I’ve since recognized, however, that the habit of spending money rather than time is rooted in my class privilege, and it’s an issue when living on a tight budget. At various points in my trip, I opted for the more expensive, time-saving option, when realistically I should have reversed the calculus. Especially traveling for several months like I was, it makes way more sense to spend a few more hours on the bus and pay half the price of what a high-speed train would cost. Going to the grocery store and cooking takes much longer than popping out to a restaurant for dinner, but those meal bills add up fast. Walking rather than jumping in a cab may triple your commute time to a particular site, but it’s free.
Furthermore, I found that when I flipped the equation and spent time rather than money, I often had more enjoyable experiences. The slow bus ride from Madrid to Sevilla allowed me to marvel at the olive groves and Spanish sky. A trip to the grocery store resulted in a hilarious episode in which I tried to describe tofu in Spanish, only to find that they call it the same thing here. And my fondest memories of every city I’ve been to involve wandering alone along beautiful cobblestone streets.
Mistake #4: Spontaneous splurging.
I am not opposed to the occasional splurge, even for travelers on a tight budget. A treat every once in a while can be well worth the money. Whether it’s an incredible meal, a once-in-a-lifetime experience, or just an extra comfort when you’re missing home, spending a little extra sometimes is worth every penny. The key, though, is to plan your splurges well to maximize their impact.
I made several spontaneous splurges over the course of my travels that were absolutely not worth the money. I sprang for a private room one night because I was tired and wanted to recharge, only to end up going out and barely spending any time in it. I spent twenty euros on an umbrella from a fancy department store only to have it stolen the next day, and I could have easily purchased one for less than five. And my decision to buy an expensive face mask from Lush that I then couldn’t take in my carry-on was, in hindsight, not the smartest financial choice I’ve ever made.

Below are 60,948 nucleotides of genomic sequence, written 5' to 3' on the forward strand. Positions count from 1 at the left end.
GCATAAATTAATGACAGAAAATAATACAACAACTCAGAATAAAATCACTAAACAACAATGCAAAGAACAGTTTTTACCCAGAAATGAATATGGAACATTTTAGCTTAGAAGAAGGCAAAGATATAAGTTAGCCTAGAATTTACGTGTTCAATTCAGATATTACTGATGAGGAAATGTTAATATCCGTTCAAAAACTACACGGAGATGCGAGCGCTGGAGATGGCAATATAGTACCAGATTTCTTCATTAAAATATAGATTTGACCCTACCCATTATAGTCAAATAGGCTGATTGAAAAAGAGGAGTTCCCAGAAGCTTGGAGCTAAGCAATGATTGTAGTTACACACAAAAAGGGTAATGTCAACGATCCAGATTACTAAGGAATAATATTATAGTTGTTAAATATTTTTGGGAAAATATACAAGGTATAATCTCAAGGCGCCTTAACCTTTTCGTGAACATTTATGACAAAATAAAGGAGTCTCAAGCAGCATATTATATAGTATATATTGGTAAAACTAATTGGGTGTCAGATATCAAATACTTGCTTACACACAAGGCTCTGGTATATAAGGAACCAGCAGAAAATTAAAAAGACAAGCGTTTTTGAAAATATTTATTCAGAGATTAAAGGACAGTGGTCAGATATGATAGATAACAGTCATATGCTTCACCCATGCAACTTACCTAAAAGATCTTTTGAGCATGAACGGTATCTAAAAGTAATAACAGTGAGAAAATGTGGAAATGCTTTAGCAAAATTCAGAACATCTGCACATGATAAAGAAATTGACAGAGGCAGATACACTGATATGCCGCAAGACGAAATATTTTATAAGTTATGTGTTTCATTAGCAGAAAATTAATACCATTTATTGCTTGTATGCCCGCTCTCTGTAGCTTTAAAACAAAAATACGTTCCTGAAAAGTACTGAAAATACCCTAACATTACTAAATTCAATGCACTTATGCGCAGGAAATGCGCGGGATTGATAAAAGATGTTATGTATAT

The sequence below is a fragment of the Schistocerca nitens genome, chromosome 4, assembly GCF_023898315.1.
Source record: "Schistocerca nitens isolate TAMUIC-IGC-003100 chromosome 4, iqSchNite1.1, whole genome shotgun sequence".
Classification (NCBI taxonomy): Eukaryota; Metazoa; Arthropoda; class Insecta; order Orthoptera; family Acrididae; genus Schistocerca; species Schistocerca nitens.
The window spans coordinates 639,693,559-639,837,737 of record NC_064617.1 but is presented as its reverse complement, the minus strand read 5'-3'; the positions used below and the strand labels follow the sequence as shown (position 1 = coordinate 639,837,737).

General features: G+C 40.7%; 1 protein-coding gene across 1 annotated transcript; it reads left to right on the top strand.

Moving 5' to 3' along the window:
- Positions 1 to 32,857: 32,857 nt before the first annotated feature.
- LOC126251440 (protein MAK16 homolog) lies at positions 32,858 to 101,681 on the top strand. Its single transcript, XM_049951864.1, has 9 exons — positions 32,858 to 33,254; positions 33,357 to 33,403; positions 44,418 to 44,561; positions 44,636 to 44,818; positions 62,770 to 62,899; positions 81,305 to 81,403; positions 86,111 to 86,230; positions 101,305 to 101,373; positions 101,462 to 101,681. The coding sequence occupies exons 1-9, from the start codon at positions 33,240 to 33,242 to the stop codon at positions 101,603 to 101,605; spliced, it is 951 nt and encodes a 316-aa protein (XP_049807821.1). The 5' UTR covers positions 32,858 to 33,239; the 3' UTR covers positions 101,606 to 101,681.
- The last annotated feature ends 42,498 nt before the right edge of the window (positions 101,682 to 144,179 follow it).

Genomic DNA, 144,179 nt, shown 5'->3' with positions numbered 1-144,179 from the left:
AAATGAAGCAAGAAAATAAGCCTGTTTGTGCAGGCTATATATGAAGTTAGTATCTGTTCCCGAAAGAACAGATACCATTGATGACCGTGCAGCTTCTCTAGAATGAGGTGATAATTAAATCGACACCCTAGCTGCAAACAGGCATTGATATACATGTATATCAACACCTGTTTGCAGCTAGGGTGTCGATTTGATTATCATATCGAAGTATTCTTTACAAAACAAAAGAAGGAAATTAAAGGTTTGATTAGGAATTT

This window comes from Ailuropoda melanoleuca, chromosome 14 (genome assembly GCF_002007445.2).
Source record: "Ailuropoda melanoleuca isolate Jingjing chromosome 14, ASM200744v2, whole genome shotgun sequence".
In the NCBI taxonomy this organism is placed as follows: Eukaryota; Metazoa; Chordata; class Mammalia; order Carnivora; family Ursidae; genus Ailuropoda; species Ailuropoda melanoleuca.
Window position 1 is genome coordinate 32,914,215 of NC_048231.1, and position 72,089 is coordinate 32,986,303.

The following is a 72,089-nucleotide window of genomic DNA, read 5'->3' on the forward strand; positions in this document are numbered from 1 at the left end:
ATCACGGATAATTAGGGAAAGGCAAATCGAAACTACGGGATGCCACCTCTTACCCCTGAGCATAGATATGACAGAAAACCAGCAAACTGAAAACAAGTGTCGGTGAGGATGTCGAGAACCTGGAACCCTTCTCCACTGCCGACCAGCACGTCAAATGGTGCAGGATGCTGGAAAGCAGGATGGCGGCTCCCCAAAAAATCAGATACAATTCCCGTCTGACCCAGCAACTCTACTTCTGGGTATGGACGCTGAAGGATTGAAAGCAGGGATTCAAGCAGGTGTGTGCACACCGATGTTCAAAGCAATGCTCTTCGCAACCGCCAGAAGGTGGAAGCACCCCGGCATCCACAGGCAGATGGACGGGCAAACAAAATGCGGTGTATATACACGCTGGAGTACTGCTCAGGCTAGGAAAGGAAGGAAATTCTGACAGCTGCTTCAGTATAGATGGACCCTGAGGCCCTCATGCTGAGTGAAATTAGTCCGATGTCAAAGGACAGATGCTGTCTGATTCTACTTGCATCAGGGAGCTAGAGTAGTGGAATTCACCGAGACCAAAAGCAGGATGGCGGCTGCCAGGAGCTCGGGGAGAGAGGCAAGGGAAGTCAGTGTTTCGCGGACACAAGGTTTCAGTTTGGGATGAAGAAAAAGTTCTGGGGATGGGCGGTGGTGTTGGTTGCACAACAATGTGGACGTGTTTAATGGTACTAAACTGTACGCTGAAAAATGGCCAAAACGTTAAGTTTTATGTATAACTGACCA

Though not any one of these splurges cost me too much money, together they add up. It’s better to think ahead and be intentional when you decide to treat yourself. That way, you can make sure your silly splurges aren’t robbing you of the ones that are actually worth it.
Mistake #5: Planning too much.
This last mistake may seem counter-intuitive, but hear me out. To a certain extent, planning ahead lays the crucial foundation for smart money decisions while solo traveling. As I’ve explained, creating a detailed budget, tracking your spending, and splurging only intentionally are all things I wish I would have done during my trip. That said, my favorite thing about solo travel is the freedom it affords me. Most other solo travelers I’ve met agree; there is nothing more liberating, or more fun, than being able to make decisions on the fly and go wherever the wind takes you. In this sense, planning ahead too much can actually end up costing you money.
For example, I was originally only going to spend a week in the south of Spain, and I had it all planned out: hostels, train tickets, buses, everything. I purchased it all in advance and patted myself on the back for being so organized. Then I fell in love with my hostel in Sevilla, and wanted to stay an extra night in Córdoba, and finally made the choice to cancel my trip to Germany and spend an extra week in the south of Spain instead. (I became so enamored with Andalucía, in fact, that I’m now living here — but that’s a different story.) Though I’m glad I decided to spend more time here, each of those cancellations cost me a pretty penny. I wish that I had taken full advantage of my flexibility as a solo traveler and given myself more room to make snap decisions about where I wanted to be and for how long. If I hadn’t, I wouldn’t be sitting in Córdoba right now after having decided to live here for several months. And that would be a shame.
Sarah Doyel is a freelance writer and activist who is currently living in the south of Spain. When she’s not freelancing, you can find her running, drinking too much coffee, and blogging as The Feminist Vegan at www.thefeministvegan.com.